Shanahan is no longer a second option to Baldwin. The receiving numbers alone prove he can be just as productive. Instead of being the second option, in a lot of cases he is the first option to help set up Baldwin with the big play. Against Syracuse, Sunseri kept going to him--which resulted in the 30-yard touchdown pass to Shanahan. He also led the team in receiving yards against Louisville.
First Four Games: 6 catches, 71 yards (11.8 avg.)
Last Four Games: 8 catches, 144 yards (18.0 avg.)
Street showed by his play last week in the red zone--where he bumped into Dion Lewis on a screen play, which deflected the pass incomplete like a defensive back--that he is still a work in progress. Street is promising though. Aside from doubling his output over the last few games, he has responded in games like Notre Dame and Syracuse--where his number was called, and his team needed him to make a play. He is now the team's third receiver.
First Four Games: 7 kick returns, 161 yards (23.0 avg.); 9 punt returns, 87 yards (9.7 avg.)
Last Four Games: , 7 kick returns, 131 yards (18.7 avg.); 10 punt returns, 118 yards (11.8 avg.)
The biggest thing with Saddler is just progress. Though he struggled at times this season--Notre Dame mainly, he responded to that with a big game at Syracuse, which included a season-long 31 yards. His fumble against Miami was a turning point. From a progress standpoint, he hasn't fumbled any of those away in the second quarter of the season. As long as he fields them the right way, he'll be fine. His best game was against Rutgers, where he averaged 15.2 yards a punt return.
Wannstedt said one of the things he wanted to address this bye week was the kickoff return game--mostly from a blocking standpoint. If Saddler continues to grow and improve from the Notre Dame game, and the special teams units get their blocking in order, he should be guaranteed 15.2 yards a return almost every time. The kickoff coverage teams are in order. Dan Hutchins has a net punting average that is as good as anyone in the country. That's also in part to excellent coverage. If Pitt can get that in order, blocking on a kickoff return--where it's more exciting to make plays--should be easier.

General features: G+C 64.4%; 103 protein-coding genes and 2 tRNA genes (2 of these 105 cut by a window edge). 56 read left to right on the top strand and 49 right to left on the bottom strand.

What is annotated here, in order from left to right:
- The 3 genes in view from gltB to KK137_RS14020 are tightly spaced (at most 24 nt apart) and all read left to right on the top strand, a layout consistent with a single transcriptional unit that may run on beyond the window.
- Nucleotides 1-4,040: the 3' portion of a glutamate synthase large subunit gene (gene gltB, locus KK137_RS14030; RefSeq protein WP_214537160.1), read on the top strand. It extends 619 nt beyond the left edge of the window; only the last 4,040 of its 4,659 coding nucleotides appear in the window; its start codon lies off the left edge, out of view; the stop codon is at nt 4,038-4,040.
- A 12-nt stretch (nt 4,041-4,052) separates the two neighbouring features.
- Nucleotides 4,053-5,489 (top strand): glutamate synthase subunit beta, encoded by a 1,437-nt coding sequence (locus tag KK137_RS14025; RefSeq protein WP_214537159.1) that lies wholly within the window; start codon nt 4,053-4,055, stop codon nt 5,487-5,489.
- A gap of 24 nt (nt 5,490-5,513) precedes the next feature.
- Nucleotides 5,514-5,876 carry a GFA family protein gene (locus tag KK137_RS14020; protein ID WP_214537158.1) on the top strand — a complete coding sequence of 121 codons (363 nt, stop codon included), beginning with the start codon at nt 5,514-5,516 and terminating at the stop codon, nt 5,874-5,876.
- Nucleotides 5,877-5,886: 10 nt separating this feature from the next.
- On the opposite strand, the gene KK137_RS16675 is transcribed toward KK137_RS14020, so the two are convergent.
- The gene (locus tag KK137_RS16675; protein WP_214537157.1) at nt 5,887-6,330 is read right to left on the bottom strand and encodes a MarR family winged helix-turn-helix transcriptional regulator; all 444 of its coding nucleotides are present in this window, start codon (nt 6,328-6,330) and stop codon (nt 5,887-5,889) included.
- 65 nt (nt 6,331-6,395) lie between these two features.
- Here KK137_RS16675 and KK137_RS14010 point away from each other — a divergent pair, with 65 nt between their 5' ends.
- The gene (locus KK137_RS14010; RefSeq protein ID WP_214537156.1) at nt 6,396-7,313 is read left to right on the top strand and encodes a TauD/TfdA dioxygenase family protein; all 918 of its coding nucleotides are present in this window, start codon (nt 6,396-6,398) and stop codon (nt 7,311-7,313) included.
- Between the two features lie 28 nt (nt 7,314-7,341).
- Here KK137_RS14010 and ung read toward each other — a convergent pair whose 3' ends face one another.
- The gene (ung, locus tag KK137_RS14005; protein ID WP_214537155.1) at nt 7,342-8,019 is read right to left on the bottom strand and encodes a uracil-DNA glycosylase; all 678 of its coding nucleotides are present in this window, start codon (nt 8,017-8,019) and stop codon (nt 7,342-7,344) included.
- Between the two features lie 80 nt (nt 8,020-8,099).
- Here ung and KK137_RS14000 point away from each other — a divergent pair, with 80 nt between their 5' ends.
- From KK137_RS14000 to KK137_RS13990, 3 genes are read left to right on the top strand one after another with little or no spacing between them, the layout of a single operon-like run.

First Four Games: 4 catches, 31 yards (4.4 avg.)
Last Four Games: 6 catches, 74 yards (12.3 avg.) 2 TD
Jon Baldwin is the only other player with two touchdown catches in this second quarter of the season. Cruz has proven to be more reliable as the season has gone on. Though no one expected him to step in and be the next Dorin Dickerson or Nate Byham right away, he's becoming a target in the passing game more every week. Look no further than his two red zone touchdown catches against Rutgers, and his two third down conversions against Louisville. His blocking is still a work in progress, but the sophomore is improving.
First Four Games: 137 rushes, 679 yards (4.95), 8 TD; sack allowed every 12.5 passing attempts
Last Four Games: 141 rushes, 571 yards (4.0), 6 TD; sack allowed every 23 passing attempts
Keep in mind, the 300-yard output was against Florida International, where Ray Graham took off for 277 yards. The sack ratio has been twice as better since--mostly in part to the offensive line switch made after the third game. Lucas Nix is becoming more accustomed to the guard position each week, and Jordan Gibbs has provided the physical play that was needed from a starting offensive lineman.
Though we had to keep it consistent, by looking at four-game totals, here's a look at the averages from the first three games of offensive production, followed by the five games since when the changes were made on the offensive line.
First Three Games: 101 carries, 379 yards (3.8 yards per carry/126.3 yards a game); sack allowed every 9.8 passing attempts
Last Five Games: 177 carries, 871 yards (4.9 yards per carry/174.2 yards a game); sack allowed every 30 passing attempts